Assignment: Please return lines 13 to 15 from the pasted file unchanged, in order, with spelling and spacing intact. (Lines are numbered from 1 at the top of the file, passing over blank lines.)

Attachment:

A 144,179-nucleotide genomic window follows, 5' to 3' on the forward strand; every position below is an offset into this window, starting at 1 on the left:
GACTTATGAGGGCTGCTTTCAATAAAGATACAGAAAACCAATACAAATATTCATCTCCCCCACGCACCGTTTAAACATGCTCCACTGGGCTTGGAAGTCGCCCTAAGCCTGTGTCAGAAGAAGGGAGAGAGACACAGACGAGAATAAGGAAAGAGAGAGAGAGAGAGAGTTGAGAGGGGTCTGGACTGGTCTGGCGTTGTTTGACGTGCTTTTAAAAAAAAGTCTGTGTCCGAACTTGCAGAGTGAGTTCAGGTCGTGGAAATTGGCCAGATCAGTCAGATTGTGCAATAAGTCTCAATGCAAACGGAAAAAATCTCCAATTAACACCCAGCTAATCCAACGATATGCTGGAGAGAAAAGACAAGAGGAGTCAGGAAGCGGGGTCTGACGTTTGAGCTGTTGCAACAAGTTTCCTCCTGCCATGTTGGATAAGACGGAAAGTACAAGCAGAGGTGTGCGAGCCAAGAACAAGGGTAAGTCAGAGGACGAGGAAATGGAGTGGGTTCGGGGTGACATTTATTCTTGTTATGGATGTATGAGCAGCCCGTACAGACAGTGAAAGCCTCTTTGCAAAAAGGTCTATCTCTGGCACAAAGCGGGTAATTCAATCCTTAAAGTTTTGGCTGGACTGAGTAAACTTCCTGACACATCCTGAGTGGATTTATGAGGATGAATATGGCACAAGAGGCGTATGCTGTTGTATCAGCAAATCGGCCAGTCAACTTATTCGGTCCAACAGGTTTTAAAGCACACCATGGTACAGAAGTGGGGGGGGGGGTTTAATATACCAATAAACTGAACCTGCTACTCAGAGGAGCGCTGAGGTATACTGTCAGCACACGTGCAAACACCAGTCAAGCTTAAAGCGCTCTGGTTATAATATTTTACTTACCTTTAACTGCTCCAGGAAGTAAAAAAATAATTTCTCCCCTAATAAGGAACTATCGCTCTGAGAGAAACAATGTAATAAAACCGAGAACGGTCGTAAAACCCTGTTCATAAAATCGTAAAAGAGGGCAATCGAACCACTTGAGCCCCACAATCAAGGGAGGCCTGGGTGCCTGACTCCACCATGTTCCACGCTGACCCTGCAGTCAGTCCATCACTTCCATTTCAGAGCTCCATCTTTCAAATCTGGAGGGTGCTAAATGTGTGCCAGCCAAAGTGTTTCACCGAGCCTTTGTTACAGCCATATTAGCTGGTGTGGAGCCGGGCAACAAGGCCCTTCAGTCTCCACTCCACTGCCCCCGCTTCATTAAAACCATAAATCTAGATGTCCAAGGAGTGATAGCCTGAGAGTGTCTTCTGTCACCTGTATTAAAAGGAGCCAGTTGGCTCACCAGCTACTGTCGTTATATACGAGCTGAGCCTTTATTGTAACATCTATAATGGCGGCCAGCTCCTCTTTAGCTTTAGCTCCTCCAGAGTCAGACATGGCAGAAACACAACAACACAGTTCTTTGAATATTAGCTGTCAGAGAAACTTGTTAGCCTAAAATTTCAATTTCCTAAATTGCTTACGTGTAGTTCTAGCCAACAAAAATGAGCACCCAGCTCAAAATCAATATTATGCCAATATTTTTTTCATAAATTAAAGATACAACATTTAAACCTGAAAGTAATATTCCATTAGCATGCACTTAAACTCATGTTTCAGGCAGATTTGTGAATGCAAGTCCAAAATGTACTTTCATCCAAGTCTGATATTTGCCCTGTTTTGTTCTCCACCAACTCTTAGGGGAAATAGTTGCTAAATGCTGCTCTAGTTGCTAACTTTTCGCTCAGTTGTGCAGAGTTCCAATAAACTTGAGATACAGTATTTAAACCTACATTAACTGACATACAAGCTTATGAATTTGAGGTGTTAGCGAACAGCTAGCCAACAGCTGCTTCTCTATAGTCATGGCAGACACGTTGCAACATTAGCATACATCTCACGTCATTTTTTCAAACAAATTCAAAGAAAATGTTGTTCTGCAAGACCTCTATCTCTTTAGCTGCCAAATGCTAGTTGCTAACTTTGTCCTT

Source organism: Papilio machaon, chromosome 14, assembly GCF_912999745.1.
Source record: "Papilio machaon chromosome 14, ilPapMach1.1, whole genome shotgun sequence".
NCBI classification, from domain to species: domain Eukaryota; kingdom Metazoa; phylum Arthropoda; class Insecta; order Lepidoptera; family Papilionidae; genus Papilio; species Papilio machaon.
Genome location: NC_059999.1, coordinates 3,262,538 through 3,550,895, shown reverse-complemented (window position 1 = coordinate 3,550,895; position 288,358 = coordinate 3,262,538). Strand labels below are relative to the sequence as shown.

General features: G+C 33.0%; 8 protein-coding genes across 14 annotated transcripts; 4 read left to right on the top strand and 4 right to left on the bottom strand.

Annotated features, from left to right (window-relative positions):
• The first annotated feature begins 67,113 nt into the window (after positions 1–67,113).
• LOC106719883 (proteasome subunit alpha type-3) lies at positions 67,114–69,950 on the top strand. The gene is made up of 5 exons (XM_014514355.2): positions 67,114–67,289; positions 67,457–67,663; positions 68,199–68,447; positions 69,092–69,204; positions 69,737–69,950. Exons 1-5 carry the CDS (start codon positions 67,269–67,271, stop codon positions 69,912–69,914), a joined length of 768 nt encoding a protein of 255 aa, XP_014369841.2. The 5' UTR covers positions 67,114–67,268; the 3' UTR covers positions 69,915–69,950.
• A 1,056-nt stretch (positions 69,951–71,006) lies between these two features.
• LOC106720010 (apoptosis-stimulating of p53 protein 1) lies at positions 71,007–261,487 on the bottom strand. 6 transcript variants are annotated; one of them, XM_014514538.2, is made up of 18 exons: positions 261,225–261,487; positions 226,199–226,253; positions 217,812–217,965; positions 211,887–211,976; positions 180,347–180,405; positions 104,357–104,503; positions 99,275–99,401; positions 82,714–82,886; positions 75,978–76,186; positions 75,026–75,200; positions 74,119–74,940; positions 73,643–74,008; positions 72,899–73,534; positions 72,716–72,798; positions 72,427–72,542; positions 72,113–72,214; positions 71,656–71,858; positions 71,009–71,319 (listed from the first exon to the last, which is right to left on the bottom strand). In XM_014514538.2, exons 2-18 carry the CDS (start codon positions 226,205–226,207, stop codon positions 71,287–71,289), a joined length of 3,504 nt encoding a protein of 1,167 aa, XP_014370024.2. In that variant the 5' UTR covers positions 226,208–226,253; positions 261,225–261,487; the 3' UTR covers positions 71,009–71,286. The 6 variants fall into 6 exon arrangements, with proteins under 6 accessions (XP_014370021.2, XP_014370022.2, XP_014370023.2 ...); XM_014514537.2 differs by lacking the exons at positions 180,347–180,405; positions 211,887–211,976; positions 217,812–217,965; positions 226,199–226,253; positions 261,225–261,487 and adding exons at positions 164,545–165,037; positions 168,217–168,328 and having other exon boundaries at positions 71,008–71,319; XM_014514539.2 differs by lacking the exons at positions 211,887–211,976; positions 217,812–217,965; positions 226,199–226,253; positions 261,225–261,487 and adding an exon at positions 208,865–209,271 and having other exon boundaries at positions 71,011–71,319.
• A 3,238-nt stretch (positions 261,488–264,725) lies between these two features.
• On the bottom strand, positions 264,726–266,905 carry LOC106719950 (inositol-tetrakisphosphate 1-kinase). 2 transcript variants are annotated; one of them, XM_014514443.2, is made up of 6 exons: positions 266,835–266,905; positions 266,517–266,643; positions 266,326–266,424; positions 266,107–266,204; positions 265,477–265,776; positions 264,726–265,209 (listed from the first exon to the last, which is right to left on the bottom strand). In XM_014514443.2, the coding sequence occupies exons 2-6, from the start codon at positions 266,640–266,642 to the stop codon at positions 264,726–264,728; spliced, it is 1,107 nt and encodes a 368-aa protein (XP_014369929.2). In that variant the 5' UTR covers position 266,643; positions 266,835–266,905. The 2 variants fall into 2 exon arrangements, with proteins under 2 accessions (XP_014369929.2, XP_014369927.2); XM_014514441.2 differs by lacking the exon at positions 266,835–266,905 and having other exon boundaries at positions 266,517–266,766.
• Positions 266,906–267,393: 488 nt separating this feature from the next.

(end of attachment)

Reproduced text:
• A 3,238-nt stretch (positions 261,488–264,725) lies between these two features.
• On the bottom strand, positions 264,726–266,905 carry LOC106719950 (inositol-tetrakisphosphate 1-kinase). 2 transcript variants are annotated; one of them, XM_014514443.2, is made up of 6 exons: positions 266,835–266,905; positions 266,517–266,643; positions 266,326–266,424; positions 266,107–266,204; positions 265,477–265,776; positions 264,726–265,209 (listed from the first exon to the last, which is right to left on the bottom strand). In XM_014514443.2, the coding sequence occupies exons 2-6, from the start codon at positions 266,640–266,642 to the stop codon at positions 264,726–264,728; spliced, it is 1,107 nt and encodes a 368-aa protein (XP_014369929.2). In that variant the 5' UTR covers position 266,643; positions 266,835–266,905. The 2 variants fall into 2 exon arrangements, with proteins under 2 accessions (XP_014369929.2, XP_014369927.2); XM_014514441.2 differs by lacking the exon at positions 266,835–266,905 and having other exon boundaries at positions 266,517–266,766.
• Positions 266,906–267,393: 488 nt separating this feature from the next.